The US Saudi custody case is coming to Chelan County Courtroom

Bethany Vierra and her daughter in Riyadh, Saudi Arabia. (Office for Women’s Skills, Kingdom of Saudi Arabia)

WENATCHEE – A Wenatchee native appeared in court Monday to prevent her 5-year-old daughter from being returned to the child’s father in Saudi Arabia.

Bethany Ann Vierra Alhaidari fought for custody of the child in Saudi courts for two years while she was divorcing her Saudi husband. She now lives in Chelan County and has asked Supreme Court Justice Kristin Ferrera to maintain and enforce the child’s residence here in the United States.

Her attorney, Scott Volyn, argued that custody of Vierra’s husband should be thrown out in the Saudi courts, as Saudi guardianship laws favor predominantly Muslim men over non-Muslim women.

“A custody tribunal in Saudi Arabia where the mother is an American citizen as is the child and the father a Saudi citizen is hardly an impartial tribunal,” Volyn said, arguing that Saudi Arabia’s brutal Human Rights Record and Human Rights Women’s rights mean that family court rulings should be ignored in American courts.

“The court indicated that my client would be returning now, that she would be imprisoned and / or killed, and there is a fair amount of information to match that claim,” Volyn told Ferrera.

Ferrera said she would look at key points on the case at a later hearing, including a contempt for the court motion against Vierra’s ex-husband.

Vierra attended Central Washington University in Ellensburg and studied human rights as a Ph.D. Candidate at the National University of Ireland.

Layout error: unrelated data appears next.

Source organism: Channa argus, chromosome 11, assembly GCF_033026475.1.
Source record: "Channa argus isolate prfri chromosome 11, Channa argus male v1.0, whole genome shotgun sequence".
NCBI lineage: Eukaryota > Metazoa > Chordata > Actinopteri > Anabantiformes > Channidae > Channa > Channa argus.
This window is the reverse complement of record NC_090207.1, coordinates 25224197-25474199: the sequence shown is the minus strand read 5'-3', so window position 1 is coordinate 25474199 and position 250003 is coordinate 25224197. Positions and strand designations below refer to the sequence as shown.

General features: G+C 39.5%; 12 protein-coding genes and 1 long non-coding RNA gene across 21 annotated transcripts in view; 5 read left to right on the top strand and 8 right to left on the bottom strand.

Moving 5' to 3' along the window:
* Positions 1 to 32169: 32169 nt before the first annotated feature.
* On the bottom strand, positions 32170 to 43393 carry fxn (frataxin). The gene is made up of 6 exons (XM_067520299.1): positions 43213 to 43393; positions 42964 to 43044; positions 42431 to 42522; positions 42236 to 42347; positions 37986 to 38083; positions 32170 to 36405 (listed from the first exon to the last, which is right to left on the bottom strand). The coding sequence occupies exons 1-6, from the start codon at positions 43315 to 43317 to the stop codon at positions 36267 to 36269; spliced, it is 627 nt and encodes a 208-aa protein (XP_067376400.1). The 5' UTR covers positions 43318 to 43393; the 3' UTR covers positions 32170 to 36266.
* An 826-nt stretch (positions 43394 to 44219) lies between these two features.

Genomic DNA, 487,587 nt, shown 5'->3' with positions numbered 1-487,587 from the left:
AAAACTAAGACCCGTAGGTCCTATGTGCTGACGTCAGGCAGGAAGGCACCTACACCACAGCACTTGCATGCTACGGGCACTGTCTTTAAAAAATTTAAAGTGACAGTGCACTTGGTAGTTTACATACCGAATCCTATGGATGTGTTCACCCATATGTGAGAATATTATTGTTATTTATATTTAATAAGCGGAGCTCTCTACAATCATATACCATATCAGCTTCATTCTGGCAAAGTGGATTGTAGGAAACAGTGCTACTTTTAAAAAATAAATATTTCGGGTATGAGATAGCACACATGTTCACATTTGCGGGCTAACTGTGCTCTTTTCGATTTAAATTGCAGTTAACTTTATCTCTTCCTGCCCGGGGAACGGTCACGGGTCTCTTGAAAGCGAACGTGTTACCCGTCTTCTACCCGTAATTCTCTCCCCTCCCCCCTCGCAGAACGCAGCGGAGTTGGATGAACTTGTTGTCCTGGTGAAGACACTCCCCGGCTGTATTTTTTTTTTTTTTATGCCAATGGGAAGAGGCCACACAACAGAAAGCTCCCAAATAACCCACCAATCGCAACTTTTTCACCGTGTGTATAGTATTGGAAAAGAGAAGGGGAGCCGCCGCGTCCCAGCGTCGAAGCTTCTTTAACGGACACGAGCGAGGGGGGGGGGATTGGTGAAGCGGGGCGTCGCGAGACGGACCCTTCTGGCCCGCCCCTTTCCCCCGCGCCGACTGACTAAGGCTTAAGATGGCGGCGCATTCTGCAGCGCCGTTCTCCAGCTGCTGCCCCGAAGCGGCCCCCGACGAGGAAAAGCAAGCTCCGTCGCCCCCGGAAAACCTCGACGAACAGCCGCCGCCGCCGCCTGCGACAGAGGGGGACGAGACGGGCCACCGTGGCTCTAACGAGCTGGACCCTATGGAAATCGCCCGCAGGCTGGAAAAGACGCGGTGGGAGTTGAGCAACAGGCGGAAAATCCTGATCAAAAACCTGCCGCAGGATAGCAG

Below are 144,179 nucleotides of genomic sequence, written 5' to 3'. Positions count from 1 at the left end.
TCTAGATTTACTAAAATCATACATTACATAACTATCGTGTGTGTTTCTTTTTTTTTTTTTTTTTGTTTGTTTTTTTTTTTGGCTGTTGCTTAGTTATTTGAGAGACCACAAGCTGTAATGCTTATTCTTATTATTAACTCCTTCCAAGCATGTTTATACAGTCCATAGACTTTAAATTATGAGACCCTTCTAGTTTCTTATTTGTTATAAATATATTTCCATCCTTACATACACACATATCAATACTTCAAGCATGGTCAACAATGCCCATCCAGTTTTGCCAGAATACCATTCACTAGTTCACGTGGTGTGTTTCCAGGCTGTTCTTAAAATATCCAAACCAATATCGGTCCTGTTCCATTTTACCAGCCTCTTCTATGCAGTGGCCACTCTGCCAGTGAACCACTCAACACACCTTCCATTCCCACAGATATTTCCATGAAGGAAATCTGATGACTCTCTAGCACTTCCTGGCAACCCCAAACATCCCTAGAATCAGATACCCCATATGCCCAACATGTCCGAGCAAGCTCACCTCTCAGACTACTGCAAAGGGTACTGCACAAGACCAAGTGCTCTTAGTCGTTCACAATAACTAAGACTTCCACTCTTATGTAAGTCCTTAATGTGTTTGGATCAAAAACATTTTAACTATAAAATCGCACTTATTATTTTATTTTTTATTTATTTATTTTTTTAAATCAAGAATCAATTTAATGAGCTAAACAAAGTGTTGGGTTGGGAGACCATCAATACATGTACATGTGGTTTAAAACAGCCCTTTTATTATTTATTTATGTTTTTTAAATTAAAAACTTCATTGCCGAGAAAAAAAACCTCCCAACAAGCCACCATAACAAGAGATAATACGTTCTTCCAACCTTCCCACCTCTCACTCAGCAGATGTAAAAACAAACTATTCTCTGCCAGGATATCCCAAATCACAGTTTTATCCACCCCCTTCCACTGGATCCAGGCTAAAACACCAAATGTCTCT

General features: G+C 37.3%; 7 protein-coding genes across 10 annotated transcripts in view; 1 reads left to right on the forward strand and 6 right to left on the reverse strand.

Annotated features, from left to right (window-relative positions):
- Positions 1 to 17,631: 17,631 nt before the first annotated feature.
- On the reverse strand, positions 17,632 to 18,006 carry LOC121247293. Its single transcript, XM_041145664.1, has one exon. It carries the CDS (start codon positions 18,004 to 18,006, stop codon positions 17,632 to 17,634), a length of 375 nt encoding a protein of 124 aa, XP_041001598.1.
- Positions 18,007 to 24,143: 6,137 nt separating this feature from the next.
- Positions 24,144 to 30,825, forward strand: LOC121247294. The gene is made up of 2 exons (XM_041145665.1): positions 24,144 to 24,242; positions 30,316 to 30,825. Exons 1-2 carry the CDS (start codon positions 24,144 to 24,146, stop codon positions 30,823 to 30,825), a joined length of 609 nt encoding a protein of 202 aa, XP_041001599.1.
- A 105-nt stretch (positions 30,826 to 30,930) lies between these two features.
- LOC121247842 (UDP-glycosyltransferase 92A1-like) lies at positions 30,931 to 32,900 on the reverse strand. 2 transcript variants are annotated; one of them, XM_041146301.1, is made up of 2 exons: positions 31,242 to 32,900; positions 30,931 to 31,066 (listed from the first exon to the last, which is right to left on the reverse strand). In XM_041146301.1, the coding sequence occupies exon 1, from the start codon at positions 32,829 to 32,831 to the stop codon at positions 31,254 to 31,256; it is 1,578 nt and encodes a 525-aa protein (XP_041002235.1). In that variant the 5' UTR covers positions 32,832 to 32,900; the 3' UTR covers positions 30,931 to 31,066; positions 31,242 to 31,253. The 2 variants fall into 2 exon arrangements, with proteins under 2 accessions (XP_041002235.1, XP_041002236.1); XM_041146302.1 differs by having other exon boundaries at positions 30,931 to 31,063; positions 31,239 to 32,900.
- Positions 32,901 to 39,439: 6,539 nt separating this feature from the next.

She moved to Saudi Arabia in 2011 after teaching English and American culture in Tunisia.

In Riyadh, she founded a yoga studio in the diplomatic field that takes care of foreign clients and expatriates. She married her Saudi husband in 2013 and changed her name in the Chelan County Court the following year.

Vierra and her husband divorced in Saudi courts in 2018 after she alleged he abused them emotionally and verbally. A cousin of Vierra told the New York Times in March that her ex-husband, who sponsored her Saudi residence, let her out and threatened her chance to stay in the country.

This sponsorship was key to their ability to stay in the country and exercise their parental rights under Saudi law. Vierra left Saudi Arabia with her daughter to return by order of a Saudi court last December, but said she had no intention of doing so.

She told Ferrera she did not intend her case as a sweeping attack on Islamic interpretations of law.

“… It is not Sharia law or Islamic law per se that is problematic
or is questionable in this case, “she said. “There are countless different interpretations of Islamic law, and some of these interpretations protect and uphold human rights, while some interpretations simply don’t. The rigid and discriminatory interpretation of Islamic law by the Saudi government is particularly dangerous and is called into question here. “

She said the Saudi practice of male guardianship over families and “sponsoring” foreign visitors are “modern forms of slavery.”

“Saudi Arabia has superficially reformed male guardianship
Laws, “Vierra said,” but as Human Rights Watch has rightly argued, these reformations did not address core issues of gender discrimination, which are currently fully intact. “

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